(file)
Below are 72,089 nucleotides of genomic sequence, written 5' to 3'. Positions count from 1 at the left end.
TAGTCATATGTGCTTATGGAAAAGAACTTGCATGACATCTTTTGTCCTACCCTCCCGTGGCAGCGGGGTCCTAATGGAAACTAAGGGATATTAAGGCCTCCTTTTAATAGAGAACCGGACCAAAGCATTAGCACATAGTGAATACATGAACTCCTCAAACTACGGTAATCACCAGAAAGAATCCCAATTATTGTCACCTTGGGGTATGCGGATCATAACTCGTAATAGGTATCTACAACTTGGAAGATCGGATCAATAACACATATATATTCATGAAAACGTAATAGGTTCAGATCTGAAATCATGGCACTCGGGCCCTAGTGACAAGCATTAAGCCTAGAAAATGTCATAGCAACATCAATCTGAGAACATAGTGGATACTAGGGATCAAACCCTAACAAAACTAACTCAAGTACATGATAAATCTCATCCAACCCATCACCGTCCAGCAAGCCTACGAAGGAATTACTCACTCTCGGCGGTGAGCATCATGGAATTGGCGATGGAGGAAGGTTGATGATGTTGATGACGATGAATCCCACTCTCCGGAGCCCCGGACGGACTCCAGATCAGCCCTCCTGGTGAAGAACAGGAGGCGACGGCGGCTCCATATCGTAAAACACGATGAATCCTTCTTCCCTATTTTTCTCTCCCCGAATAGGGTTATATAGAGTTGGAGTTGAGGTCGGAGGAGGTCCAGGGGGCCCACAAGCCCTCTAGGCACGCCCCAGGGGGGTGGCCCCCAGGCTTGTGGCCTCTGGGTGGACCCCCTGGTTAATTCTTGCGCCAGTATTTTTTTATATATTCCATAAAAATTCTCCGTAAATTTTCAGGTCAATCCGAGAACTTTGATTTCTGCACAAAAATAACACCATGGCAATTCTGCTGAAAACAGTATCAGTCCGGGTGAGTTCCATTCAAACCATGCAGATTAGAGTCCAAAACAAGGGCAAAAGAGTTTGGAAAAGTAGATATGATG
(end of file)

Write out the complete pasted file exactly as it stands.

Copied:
Below are 72,089 nucleotides of genomic sequence, written 5' to 3'. Positions count from 1 at the left end.
TAGTCATATGTGCTTATGGAAAAGAACTTGCATGACATCTTTTGTCCTACCCTCCCGTGGCAGCGGGGTCCTAATGGAAACTAAGGGATATTAAGGCCTCCTTTTAATAGAGAACCGGACCAAAGCATTAGCACATAGTGAATACATGAACTCCTCAAACTACGGTAATCACCAGAAAGAATCCCAATTATTGTCACCTTGGGGTATGCGGATCATAACTCGTAATAGGTATCTACAACTTGGAAGATCGGATCAATAACACATATATATTCATGAAAACGTAATAGGTTCAGATCTGAAATCATGGCACTCGGGCCCTAGTGACAAGCATTAAGCCTAGAAAATGTCATAGCAACATCAATCTGAGAACATAGTGGATACTAGGGATCAAACCCTAACAAAACTAACTCAAGTACATGATAAATCTCATCCAACCCATCACCGTCCAGCAAGCCTACGAAGGAATTACTCACTCTCGGCGGTGAGCATCATGGAATTGGCGATGGAGGAAGGTTGATGATGTTGATGACGATGAATCCCACTCTCCGGAGCCCCGGACGGACTCCAGATCAGCCCTCCTGGTGAAGAACAGGAGGCGACGGCGGCTCCATATCGTAAAACACGATGAATCCTTCTTCCCTATTTTTCTCTCCCCGAATAGGGTTATATAGAGTTGGAGTTGAGGTCGGAGGAGGTCCAGGGGGCCCACAAGCCCTCTAGGCACGCCCCAGGGGGGTGGCCCCCAGGCTTGTGGCCTCTGGGTGGACCCCCTGGTTAATTCTTGCGCCAGTATTTTTTTATATATTCCATAAAAATTCTCCGTAAATTTTCAGGTCAATCCGAGAACTTTGATTTCTGCACAAAAATAACACCATGGCAATTCTGCTGAAAACAGTATCAGTCCGGGTGAGTTCCATTCAAACCATGCAGATTAGAGTCCAAAACAAGGGCAAAAGAGTTTGGAAAAGTAGATATGATG